Four stars of the culinary world discuss how food writing illuminates culture and history, providing a sense of home and place in a visceral, sensual way. Featured panelists include Padma Lakshmi (“LOVE, LOSS AND WHAT WE ATE”), Ronni Lundy (“VICTUALS: AN APPALACHIAN JOURNEY, WITH RECIPES”) and Toni Tipton-Martin (“JUBILEE: RECIPES FROM TWO CENTURIES OF AFRICAN AMERICAN COOKING”).
Moderator: Dawn Davis, editor-in-chief of Bon Appétit magazine.
Padma Lakshmi is an Emmy-nominated food expert, television producer, host and The New York Times best-selling author.
She is the creator of the critically acclaimed Hulu series “Taste the Nation,” nominated for a 2021 Gotham Award for Breakthrough Series, which has just been greenlit for a second season. Lakshmi serves as host and executive producer of Bravo’s two-time Emmy-winning series “Top Chef,” which has been nominated for 32 Emmys, including her two-time nomination for Outstanding Host for A Reality-Competition Program. Its new season will be premiering in spring 2021.
Lakshmi is co-founder of the Endometriosis Foundation of America (EFA) and an American Civil Liberties Union (ACLU) Artist Ambassador for immigrants’ rights and women’s rights. Lakshmi was also appointed a Goodwill Ambassador for the United Nations Development Programme (UNDP).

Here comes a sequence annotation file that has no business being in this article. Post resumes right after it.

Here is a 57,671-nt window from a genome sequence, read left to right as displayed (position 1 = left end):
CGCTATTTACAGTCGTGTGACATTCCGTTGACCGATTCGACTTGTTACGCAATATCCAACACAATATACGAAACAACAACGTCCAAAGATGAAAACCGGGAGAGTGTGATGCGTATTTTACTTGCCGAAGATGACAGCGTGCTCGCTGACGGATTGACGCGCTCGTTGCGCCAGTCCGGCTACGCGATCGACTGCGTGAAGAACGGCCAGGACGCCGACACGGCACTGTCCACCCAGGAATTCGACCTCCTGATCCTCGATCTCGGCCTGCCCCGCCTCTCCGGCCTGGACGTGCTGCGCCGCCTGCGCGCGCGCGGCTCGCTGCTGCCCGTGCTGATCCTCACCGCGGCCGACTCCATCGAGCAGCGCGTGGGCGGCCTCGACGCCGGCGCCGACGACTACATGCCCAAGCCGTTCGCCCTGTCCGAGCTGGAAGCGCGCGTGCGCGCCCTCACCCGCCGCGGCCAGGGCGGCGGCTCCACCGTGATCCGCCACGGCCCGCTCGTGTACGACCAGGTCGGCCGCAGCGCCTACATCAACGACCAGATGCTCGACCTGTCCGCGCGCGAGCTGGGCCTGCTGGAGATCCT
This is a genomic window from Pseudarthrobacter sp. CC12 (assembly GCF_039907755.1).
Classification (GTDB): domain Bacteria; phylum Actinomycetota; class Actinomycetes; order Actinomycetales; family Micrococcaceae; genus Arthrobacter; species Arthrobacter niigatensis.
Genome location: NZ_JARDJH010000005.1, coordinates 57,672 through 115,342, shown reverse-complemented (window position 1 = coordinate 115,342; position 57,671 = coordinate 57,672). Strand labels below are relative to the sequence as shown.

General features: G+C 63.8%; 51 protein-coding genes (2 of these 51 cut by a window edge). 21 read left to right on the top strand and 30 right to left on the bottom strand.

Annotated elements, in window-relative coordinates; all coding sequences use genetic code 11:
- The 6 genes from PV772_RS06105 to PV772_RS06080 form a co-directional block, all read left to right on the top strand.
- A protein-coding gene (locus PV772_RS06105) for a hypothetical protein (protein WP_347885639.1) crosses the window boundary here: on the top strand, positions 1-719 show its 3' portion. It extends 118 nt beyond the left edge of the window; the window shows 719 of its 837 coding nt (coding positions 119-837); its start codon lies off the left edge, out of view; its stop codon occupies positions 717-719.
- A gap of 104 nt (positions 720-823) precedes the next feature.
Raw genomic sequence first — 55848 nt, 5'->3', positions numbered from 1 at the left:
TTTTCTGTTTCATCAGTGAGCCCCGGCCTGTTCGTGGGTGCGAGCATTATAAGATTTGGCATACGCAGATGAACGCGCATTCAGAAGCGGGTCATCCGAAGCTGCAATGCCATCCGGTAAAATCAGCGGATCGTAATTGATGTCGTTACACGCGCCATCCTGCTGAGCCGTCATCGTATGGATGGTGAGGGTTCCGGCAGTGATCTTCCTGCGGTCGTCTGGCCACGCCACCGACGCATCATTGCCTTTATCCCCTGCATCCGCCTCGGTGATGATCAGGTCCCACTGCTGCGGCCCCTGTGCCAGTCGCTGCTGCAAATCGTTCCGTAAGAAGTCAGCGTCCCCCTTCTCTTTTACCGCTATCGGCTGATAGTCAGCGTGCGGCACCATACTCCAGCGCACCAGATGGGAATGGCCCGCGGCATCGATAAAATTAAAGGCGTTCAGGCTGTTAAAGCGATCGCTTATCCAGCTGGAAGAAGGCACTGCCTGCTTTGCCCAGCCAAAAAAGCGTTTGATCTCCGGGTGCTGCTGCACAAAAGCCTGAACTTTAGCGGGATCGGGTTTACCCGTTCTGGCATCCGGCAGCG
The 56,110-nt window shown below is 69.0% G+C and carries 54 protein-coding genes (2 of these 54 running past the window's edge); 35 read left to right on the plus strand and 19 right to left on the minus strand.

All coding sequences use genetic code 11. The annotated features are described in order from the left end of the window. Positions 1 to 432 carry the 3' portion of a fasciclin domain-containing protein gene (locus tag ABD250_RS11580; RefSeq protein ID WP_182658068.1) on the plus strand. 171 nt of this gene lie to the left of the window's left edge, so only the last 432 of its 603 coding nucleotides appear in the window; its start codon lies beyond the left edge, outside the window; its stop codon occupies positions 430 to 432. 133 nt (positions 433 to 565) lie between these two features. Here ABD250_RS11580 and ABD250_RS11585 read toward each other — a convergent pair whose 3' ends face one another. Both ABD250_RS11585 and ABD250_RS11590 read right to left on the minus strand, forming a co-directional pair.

She established herself as a food expert early in her career, hosting two successful cooking shows: “Padma’s Passport,” and “Planet Food” and writing the best-selling “Easy Exotic,” which won the Best First Book award at the Gourmand World Cookbook Awards. Lakshmi followed this with the publication of her second cookbook, “Tangy, Tart, Hot & Sweet” and her memoir The New York Times best-selling “Love, Loss and What We Ate.” She later published “The Encyclopedia of Spices & Herbs.” In August of 2021 she will publish her first children’s book “Tomatoes for Neela.”
Additionally, Lakshmi is a visiting scholar at Massachusetts Institute of Technology (MIT). She has received the 2018 Karma Award from Variety, as well as the 2016 NECO Ellis Island Medal of Honor.
Born in Corbin, Kentucky, Ronni Lundy has chronicled the people of the hillbilly diaspora as a journalist and a cookbook author. Her books include “Shuck Beans,” “Stack Cakes,” and “Honest Fried Chicken: The Heart and Soul of Southern Country Kitchens,” “Butter Beans to Blackberries: Recipes from a Southern Garden,” and “Victuals: An Appalachian Journey, with Recipes.” She is the former restaurant reviewer and music critic for the Courier-Journal in Louisville, former editor of Louisville Magazine, and she contributes to many national magazines. Gourmet magazine recognized “Shuck Beans, Stack Cakes and Honest Fried Chicken” as one of six essential books on Southern cooking.
In 2017, Lundy received a James Beard Award for her book, “Victuals.” In 2009, she received the Craig Claiborne Lifetime Achievement Award from the Southern Foodways Alliance.
You can find her current musings at Our State Magazine and Oxford American.